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Who knows there's a food crisis?
The early signals are there, but the world
seems to be sleepwalking towards disaster
Editor: Scottish Edition, The Times
Filed 07 Mar 08
This article was originally published in The Times, 6th March 2008. It is reproduced
here by kind permission of its author and of the newspaper
To explain the exact connection between a newly opened hamburger joint in Beijing, Sir Richard Branson's biofuelled planes and the strip of wild flowers running round my farmer friend's field in Cambridgeshire would take more than the 970 words allotted to me here but, believe me, they will be on the front page of this and every other newspaper before long, because they spell the beginnings of a full-blown food crisis.
You can see the early signals already - the doubling of wheat prices, the mounting cost of bread, the steepest increases at the supermarkets for 14 years, demonstrations on the streets by pig farmers threatened with bankruptcy, “tortilla riots” in Mexico, the drying up of aid to the Third World.
And this is only the start of it. In the words of Tim Lang, Professor of Food Policy at the University of Leeds: “We are sleep-walking into a crisis.” At the very least he predicts the end of the era of cheap food, which will of itself amount to a big shift in our eating habits. But if the process of rising costs and diminishing supplies of grain accelerates, as it may well do, we could witness actual shortages of basic foostuffs. One report last month said that the world is only ten weeks away from running out of wheat supplies after stocks fell to their lowest level for 50 years.
The causes are many and various, but at their heart is a change in global consumer habits that has crept up on us almost without our noticing. In China and the Far East, growing wealth has been accompanied by a taste for Western diets, including, principally, beef, which is now being imported in increasing quantities. There was a time when the idea of an American-style hamburger would have turned the stomach of the average Chinese; not any more. McDonald's is rolling out a chain of drive-through fast-food outlets in China's 30,000 petrol stations, and opening restaurants across that vast country to cater for a new appetite for Western meat.
The world market for beef, and the resulting need for cattle feed has coincided with a decline in the production of grain, as the maize farmers of America switch from producing their standard crops to growing biofuels as an alternative source of energy. Worried by the instability of oil and gas-supplying states throughout the world - from Russia to the Middle East - the US Government has encouraged farmers to turn their fields over to producing ethanol. Production of this alternative fuel is predicted to rise by 30 per cent by 2010. As one farmer put it: “Once I grew food for a bullock, now I grow fuel for a Buick.”
Enter Sir Richard, heralding a new era of carbon-free aviation travel by sending one of his passenger jets across the North Sea, its tanks brimming with biofuels. His feat is, of course, widely applauded, with giants of the global-warming era such as Bill Clinton and Al Gore congratulating him on a pledge to spend $3 billion on developing his alternative Virgin fuels. So, just at a time when we should be considering how best to increase our production of grain, we in Britain are switching off one main source of it.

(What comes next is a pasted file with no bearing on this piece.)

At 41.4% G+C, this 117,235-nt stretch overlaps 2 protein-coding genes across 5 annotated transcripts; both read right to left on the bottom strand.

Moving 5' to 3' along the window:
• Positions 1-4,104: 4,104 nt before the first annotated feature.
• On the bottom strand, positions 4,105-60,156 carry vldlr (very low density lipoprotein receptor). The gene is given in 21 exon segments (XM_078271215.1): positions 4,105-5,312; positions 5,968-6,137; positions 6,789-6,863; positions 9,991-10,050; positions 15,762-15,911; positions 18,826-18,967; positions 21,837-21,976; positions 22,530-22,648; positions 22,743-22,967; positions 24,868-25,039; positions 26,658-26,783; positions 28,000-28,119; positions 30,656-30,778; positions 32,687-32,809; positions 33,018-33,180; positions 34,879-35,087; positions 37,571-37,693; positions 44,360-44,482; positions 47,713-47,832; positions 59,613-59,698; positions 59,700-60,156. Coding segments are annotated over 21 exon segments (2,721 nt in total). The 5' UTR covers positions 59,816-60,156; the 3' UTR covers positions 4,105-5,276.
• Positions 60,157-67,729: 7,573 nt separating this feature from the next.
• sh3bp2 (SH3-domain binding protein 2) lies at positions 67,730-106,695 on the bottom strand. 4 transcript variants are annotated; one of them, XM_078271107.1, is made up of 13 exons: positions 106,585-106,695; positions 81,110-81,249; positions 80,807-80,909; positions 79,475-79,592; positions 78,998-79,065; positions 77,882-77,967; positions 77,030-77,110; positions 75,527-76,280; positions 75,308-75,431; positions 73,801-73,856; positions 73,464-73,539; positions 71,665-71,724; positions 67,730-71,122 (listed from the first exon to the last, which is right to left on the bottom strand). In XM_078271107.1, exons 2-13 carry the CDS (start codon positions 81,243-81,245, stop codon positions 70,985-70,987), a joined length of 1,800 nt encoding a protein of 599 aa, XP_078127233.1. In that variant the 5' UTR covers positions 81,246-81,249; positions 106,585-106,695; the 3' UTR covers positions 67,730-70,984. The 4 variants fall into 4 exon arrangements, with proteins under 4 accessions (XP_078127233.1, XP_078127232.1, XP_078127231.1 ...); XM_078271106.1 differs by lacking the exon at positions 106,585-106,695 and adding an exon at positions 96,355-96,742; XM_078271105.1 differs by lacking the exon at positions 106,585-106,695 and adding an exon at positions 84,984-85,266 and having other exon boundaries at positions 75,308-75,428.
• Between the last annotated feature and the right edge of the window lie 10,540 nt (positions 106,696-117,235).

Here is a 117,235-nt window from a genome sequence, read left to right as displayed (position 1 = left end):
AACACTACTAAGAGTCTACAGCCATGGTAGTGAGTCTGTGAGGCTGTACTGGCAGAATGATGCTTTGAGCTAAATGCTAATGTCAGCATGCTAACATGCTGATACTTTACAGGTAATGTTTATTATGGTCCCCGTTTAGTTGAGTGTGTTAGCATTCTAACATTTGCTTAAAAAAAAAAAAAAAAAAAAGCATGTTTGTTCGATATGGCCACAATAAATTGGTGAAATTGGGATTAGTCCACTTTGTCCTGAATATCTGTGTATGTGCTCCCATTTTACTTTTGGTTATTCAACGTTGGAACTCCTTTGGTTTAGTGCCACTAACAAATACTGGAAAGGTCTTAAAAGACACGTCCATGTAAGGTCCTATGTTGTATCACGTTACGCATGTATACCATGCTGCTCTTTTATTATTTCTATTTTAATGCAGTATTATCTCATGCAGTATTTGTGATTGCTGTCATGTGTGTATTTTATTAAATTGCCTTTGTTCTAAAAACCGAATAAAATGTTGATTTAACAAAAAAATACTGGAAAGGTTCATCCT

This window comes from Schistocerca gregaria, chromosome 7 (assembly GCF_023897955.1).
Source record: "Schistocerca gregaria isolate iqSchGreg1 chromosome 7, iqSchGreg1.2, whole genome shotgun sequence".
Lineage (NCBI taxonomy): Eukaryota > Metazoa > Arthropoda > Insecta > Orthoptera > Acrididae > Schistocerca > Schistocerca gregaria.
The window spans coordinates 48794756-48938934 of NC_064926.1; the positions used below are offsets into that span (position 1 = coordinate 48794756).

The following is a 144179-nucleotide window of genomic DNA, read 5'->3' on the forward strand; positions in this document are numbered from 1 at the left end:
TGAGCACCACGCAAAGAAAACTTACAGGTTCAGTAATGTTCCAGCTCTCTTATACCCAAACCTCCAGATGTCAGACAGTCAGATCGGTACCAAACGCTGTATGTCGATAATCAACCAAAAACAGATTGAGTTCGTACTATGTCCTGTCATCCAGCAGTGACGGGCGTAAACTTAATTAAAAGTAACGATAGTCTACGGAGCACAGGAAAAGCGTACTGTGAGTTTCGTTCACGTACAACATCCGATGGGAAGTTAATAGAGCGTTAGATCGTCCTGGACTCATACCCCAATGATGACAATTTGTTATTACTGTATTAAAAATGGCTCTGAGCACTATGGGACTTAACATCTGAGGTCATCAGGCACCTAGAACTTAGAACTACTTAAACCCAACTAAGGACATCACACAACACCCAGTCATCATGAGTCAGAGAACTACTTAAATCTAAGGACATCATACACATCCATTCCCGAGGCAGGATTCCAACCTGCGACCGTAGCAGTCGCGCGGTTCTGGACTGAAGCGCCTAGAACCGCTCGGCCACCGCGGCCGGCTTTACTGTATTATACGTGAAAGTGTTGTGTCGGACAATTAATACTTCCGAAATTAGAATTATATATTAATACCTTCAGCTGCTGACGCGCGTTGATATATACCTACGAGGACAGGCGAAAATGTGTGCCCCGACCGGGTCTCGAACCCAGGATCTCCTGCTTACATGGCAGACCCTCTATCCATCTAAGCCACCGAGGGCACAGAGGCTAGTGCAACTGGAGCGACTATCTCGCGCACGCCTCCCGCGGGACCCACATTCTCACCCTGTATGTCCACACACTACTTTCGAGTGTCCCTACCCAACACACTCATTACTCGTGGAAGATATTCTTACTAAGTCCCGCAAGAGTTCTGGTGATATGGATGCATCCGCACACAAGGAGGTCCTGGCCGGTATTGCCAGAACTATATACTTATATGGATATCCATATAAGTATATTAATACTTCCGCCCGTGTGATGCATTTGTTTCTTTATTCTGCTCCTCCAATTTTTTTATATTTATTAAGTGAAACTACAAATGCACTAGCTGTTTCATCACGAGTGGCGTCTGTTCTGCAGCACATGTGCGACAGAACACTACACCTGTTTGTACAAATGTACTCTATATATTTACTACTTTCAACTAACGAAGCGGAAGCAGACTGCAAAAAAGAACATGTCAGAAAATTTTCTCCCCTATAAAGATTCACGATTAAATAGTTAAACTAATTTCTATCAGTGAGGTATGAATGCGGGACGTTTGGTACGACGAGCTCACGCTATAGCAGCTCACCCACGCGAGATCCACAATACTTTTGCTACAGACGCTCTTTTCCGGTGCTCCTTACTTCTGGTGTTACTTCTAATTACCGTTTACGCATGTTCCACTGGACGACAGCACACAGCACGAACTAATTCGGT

Here then, one might imagine, would be an opportunity for Britain, with its long tradition of highly efficient farming, to begin filling the gap. As Professor Lang, in a lecture this week at City University, London, pointed out, Britain has turned round its farming industry to become one of the most productive in the world. Too productive, perhaps. By the 1970s Britain and Europe, aided by massive subsidies, were contributing to grain, beef and butter mountains that had become a source of international scandal.
The Common Agricultural Policy began switching its grant system away from production towards more environmentally friendly schemes. Farmers were encouraged to grow verges round their fields, where wild life could flourish. Hedges, ripped out to increase the size of fields, were carefully replanted. Ponds, small copses, water verges and species-rich grassland were actively encouraged. It did wonders for biodiversity, and made a great deal of money for some. My East Anglian farmer friend reported happily on the marked improvement the new grants had made to his bottom line.
He is less happy now. With wheat at £180 a ton, he would dearly like to rip out the thickets and meadows where birds and bees so happily congregate, and go back to doing what he is best at - producing grain. But he is locked into a ten-year scheme and, for the time being at any rate, he is unable to make the switch. Elsewhere, there are some signs of flexibility: in Scotland a new scheme is being introduced, aimed at encouraging farmers to co-operate, and become more competitive and more market-orientated. But overall there is little sign that policy-makers have grasped the enormity of what has happened. The UK is now barely 60 per cent self-sufficient in food.
It is clear that the Government has yet to react to the dimensions of the looming world food crisis. It needs to begin a debate with the EU on the whole direction of Europe's agricultural strategy and rethink it from scratch, devising a strategy for sustainable production, then begin to educate the public about the realities ahead. It will mean a change in culture that is a million miles from the Tesco-driven consumerism we have grown lazily used to over the past 20 years.
Professor Lang suggests we may need to go back to the ground-breaking reports of the 1940s, which led to a wholesale shift in Britain's approach to food production. If that means a revolutionary change in the national diet, then so be it. Maybe that would be no bad thing.